So the event of the week is most certainly the Avant-Premiere of Les Enfants de Troumaron, which I had the chance to attend thanks to the Institut Francais de Maurice. I have always loved Ananda Devi, ever since I read Pagli more than a decade ago. Her prose is like poetry, and the fact that she writes about Mauritius in a way that no one has ever written about Mauritius before, especially how she turns the underlying cultural tension into art, makes her one of the most unique and refreshing Mauritian authors I have ever had the pleasure to read. One of her books has been turned into a movie previously: La Cathedrale. Les Enfants de Troumaron is based on her book Eve de ses Decombres. I have never read it, and wanted to discover it firsthand watching the movie.
The Avant-Premiere was held at Bagatelle, and the cinema was packed, not a single seat was free. We showed up early and… Ananda Devi was there! Clad in a sky blue sari, she looked more beautiful than ever. I had never seen her this close before. If I wasn’t practically forced to talk to her, I would have shied away for sure. What do you say to one of your favourite authors when you finally get the chance to talk to them? Well, I had so, so much to say to her, but only managed to tell her that I was a big fan. I guess that would have to do for now.
The movie was directed by Harrikrishna Anenden and Sharvan Anenden, Ananda Devi’s husband and son. Harrikrishna could not make it to the Avant-Premiere because he was presenting the movie at some festival in Canada. And Sharvan Ananden, in Ananda Devi’s own words, preferred l’ombre a la lumiere, being behind the camera instead of being in the spotlight of the stage, and he preferred to let his work speak for itself…
The movie opened on Eve, played by Kitty Phillips, casually pacing in the dark streets of colonial Port Louis, dressed in shorts and boots, smoking, waiting for her next customer. Seeing these familiar places in this light was quite an experience. Little things so beautifully portrayed, like the SDF (homeless) casually raising his head from his outdoor bed to check out Eve’s customers, not really interested, just out of passive curiosity. The movie is about 4 youngsters living in Troumaron, a rundown National housing Corporation set of flats on the outskirts of Port Louis, and how they all want to run away. Literally Troumaron means “brown hole”, but in the local slang, it has a dirtier meaning, which suits the place depicted in the story.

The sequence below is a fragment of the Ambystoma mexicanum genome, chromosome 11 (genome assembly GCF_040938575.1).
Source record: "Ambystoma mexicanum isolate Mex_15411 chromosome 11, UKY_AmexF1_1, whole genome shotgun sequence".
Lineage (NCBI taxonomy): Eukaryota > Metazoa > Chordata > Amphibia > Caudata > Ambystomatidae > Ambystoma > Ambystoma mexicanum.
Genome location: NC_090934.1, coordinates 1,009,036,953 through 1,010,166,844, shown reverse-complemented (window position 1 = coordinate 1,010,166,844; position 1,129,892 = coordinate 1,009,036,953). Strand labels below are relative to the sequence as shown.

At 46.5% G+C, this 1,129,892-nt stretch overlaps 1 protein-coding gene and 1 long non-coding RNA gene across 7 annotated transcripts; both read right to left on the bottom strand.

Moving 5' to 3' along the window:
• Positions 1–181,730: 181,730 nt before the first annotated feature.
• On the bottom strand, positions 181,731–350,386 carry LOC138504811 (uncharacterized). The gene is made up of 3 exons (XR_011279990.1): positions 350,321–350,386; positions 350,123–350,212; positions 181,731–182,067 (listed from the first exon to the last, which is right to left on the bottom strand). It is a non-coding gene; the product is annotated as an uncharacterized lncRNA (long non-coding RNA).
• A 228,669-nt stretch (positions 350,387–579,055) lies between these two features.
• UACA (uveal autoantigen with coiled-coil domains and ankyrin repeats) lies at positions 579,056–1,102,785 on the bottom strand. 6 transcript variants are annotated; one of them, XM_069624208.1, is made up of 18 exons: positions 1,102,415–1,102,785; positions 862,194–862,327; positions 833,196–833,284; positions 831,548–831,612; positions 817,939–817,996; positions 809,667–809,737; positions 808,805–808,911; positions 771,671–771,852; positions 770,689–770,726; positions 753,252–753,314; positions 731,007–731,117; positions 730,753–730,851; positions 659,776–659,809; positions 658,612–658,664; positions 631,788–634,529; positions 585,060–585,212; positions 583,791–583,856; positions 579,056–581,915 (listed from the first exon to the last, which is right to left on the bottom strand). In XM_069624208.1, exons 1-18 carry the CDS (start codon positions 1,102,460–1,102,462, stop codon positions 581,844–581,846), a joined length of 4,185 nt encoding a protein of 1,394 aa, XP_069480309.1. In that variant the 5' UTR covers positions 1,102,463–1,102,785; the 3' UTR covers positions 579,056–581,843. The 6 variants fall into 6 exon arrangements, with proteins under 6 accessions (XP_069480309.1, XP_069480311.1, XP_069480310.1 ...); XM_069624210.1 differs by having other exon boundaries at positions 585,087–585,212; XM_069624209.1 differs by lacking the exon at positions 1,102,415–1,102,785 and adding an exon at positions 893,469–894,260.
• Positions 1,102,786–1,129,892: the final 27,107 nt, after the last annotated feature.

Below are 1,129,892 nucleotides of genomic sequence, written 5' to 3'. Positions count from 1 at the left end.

Eve is beautifully played by Kitty Phillips. I cannot imagine anyone doing a better job at impersonating the jaded 17 year old prostitute Eve. She is the backbone and the soul of the story. Her nonchalance, her resignation, her strength, her despair, which were no doubt intricately described in the book, were tastefully portrayed in the details of the scenes: Eve staring at the ceiling while smoking in her trashy room, Eve talking to her customers in night-time Port Louis, Eve shaving her head to renounce her feminity… The other actors, considering that none of them had real previous cinema experience, were really good as well.
But the beauty of the movie is the way the whole thing is packaged. The locations were beautiful and unique: Baie Du Tombeau, Apravashi Ghatt for the prison scenes, NHDC flats for Troumaron, Caudan (the steps leading to the water), the streets of Port Louis, the roof of the NHDC flats, next to a Resiglas water tank… Being a Mauritian and walking through these places every day, the scenes had a special meaning. I am not an expert, but I think the movie was filmed in a very professional and modern way. The way the killer was filmed slicing his vegetables for dinner made me think of Dexter’s opening credits. The soundtrack included a few of Menwar’s songs, which contributed to the “ghetto” atmosphere of Troumaron, and some Indian ghazal type songs which added depth to some of the scenes.
All in all, the movie was Ananda Devi material experienced in a totally different and beautiful light. And a first for Mauritian cinema. Les Enfants de Troumaron is proof that, given the right support, there might be hope for the industry. And being a young Mauritian always looking to be inspired, this movie made me feel so much more than I would have been able to feel with a non-Mauritian movie. That is why I feel the first step towards developing a sense of belonging to a country is to invest in the local arts…